The respondent's arguments, as far as relevant to the present decision, may be summarised as follows:

Request not to admit the sole claim request

The respondent requested to reject the appellant's sole claim request as inadmissible. This request was late-filed because the representative's representative had changed. The claim requests filed with the statement of grounds of appeal were not convergent and were intended to recast the entire case discussed before the opposition division and thus were not suitable for the conduct of efficient appeal proceedings. This claim request therefore should not be admitted.

Amendments

While the features "hydraulic substance" and "lightweight aggregate" were both disclosed in the application as originally filed on page 3, lines 29 et seq., they were contained in a list of compounds including in particular reinforcing fibres. However, limiting this list to two specific elements thereof amounted to a specific selection contrary to the requirements of Article 123(2) EPC. There was no indication in this passage to freely select from this list. Therefore, the requirement of Article 123(2) was not met.

Claim construction

The expression "extrudable" should not be construed as narrowly as submitted by the appellant. While claim 1 should be construed so as to also encompass dry compositions like the one disclosed in D3, the wording of claim 1 did not entail the narrow meaning of "extrudability" as referred to in paragraphs [0025] and [0026] of the patent in suit.

Sufficiency of disclosure

The average particle size referred to in claim 1 led to a lack of sufficiency of disclosure because several methods were available to measure this value and claim 1 did not indicate the basis for calculating the average particle size. Even if the skilled person used a sieving method as indicated in the patent, he would still be at a loss since, as could be seen from D7, different sieving methods were available. Moreover, the particle size was essential for the invention, as could be seen in particular from Tables 2 and 3 of the patent. Furthermore, claim 1 lacked essential features and in particular did not include the features of the examples, and therefore the skilled person was unable to execute the invention over the whole range claimed. Also, the proprietor had not shown that the invention could be carried out over the whole scope claimed.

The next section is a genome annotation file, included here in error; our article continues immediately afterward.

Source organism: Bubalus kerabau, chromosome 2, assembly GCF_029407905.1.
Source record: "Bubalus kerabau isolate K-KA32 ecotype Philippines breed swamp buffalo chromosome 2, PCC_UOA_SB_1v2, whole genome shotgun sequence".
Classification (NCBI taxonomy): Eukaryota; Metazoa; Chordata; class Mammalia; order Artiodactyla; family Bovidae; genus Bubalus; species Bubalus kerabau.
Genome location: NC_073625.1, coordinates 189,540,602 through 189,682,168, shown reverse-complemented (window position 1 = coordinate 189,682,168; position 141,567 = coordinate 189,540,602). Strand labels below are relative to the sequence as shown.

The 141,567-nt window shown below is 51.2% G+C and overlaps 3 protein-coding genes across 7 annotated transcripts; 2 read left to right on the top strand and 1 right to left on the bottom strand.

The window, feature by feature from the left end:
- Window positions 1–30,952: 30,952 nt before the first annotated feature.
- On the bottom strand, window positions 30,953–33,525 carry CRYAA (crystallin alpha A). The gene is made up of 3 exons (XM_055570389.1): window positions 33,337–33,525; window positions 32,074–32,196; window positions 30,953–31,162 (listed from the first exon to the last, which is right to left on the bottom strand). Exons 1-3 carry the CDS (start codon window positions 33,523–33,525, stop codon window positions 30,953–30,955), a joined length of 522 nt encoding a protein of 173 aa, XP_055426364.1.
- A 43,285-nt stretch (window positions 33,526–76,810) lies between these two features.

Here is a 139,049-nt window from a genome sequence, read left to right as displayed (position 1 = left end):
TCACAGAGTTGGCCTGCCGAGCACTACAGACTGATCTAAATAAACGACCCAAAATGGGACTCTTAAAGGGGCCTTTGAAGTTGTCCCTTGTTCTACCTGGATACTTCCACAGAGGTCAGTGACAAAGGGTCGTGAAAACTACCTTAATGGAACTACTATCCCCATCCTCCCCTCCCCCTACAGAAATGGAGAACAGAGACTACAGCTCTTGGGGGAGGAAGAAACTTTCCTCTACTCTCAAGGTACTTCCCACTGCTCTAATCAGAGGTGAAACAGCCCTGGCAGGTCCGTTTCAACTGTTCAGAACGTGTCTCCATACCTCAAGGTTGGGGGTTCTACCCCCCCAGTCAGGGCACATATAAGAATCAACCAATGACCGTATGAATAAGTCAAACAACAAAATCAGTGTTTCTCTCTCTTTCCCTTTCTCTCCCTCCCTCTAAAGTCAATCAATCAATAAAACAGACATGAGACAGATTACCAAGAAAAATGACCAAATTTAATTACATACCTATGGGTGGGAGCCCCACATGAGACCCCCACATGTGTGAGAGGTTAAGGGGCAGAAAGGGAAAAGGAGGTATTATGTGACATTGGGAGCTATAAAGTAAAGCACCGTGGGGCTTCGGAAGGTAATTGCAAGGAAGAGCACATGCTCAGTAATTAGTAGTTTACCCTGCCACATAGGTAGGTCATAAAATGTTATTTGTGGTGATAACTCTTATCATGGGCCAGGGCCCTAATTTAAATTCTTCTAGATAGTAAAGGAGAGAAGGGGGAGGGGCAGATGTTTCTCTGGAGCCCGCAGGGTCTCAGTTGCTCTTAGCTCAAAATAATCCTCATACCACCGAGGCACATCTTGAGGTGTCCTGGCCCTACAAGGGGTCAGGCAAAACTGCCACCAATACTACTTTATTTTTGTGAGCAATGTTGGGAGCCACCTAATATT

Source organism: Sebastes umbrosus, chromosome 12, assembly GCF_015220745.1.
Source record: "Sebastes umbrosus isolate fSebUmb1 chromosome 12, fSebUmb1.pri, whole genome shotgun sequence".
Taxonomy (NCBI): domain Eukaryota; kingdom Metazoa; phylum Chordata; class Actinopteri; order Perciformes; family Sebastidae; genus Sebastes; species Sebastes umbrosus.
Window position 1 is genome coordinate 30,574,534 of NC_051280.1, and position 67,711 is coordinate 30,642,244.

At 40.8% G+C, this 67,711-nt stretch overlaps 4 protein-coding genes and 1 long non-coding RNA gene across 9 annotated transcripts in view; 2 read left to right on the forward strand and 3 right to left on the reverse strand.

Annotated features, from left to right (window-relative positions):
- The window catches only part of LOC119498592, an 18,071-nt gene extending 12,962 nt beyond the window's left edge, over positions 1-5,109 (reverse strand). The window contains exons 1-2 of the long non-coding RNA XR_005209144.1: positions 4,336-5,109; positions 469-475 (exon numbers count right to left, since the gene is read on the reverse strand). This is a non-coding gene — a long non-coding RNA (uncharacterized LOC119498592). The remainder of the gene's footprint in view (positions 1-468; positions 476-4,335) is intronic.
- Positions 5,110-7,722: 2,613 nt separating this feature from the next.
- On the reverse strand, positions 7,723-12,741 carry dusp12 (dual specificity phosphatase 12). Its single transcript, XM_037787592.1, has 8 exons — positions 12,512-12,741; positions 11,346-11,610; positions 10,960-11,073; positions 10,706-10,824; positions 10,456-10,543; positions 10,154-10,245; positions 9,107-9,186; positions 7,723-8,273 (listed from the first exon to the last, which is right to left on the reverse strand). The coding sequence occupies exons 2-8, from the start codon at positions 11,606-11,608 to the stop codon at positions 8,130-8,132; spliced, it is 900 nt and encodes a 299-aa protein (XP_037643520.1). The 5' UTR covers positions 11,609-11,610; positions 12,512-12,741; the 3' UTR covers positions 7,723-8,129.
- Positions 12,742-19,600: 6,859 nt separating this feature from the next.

Novelty

The sole contentious feature was the amount of cellulose ether. The ranges disclosed in D3 when recalculated resulted in a maximum value of 0.25%. Even if the skilled person had to choose the upper value of the cellulose ether and the lower limits of the other compounds achieve this, there was nothing in D3 that would prevent the skilled person from doing so.

Inventive step

The closest prior art was represented by D3. The amount of cellulose ether did not solve any problem. In particular, as the amount of water was not defined in claim 1, it also encompassed compositions which, when mixed with a large amount of water, did not result in form stability when extruding. On the other hand, due to the open language in claim 1, this claim also encompassed compositions comprising water-reducing agents which, when mixed with little water, would result in a paste that was too viscous to be extruded. Also, as the method for determining the average particle size was not defined in claim 1, claim 1 now also encompassed the comparative examples which were shown not to solve the problem referred to by the proprietor. The problem to be solved was therefore the provision of an alternative composition. In view of this problem, it was obvious for the skilled person to use a cellulose ether amount falling within the ambit of claim 1. The subject-matter of claim 1 therefore did not involve an inventive step.

XI. Requests

The appellant requested that the decision under appeal be set aside and that the patent be maintained on the basis of the set of claims submitted as "second auxiliary request" with the statement of grounds of appeal dated 23 July 2012 (sole request).

The respondent requested that the appeal be dismissed.

Reasons for the Decision

1. Respondent's request not to admit the appellant's sole claim request into the proceedings

1.1 The appellant's sole claim request was filed with its statement setting out the grounds of appeal as second auxiliary request. Therefore, the appeal proceedings were in principle to be based thereupon (cf. Article 12(1)(a) RPBA). The respondent too based its submissions thereupon, in that in its reply to the grounds of appeal it objected to this claim request for lack of novelty (see last page, section "5. Auxiliary Requests"), but did not object to its admissibility.

1.2 The respondent's request not to admit the appellant's sole claim request into the proceedings pursuant to Article 12(4) RPBA was filed only after the parties had been summoned to oral proceedings before the board and also after the board had issued a communication containing its preliminary opinion on the novelty of the subject-matter of claim 1 of the second auxiliary request, i.e. the sole claim request now on file. The respondent's request therefore amounted to an amendment to its case, the admission of which was at the discretion of the board (Article 13(1),(3) RPBA).

1.3 The respondent submitted that its request not to admit the appellant's sole claim request had been filed at such a late stage because the representative of the respondent had changed. According to the respondent, the claim requests filed with the statement of grounds of appeal were not convergent and were intended to recast the entire case discussed before the opposition division and thus were not suitable for the conduct of efficient appeal proceedings.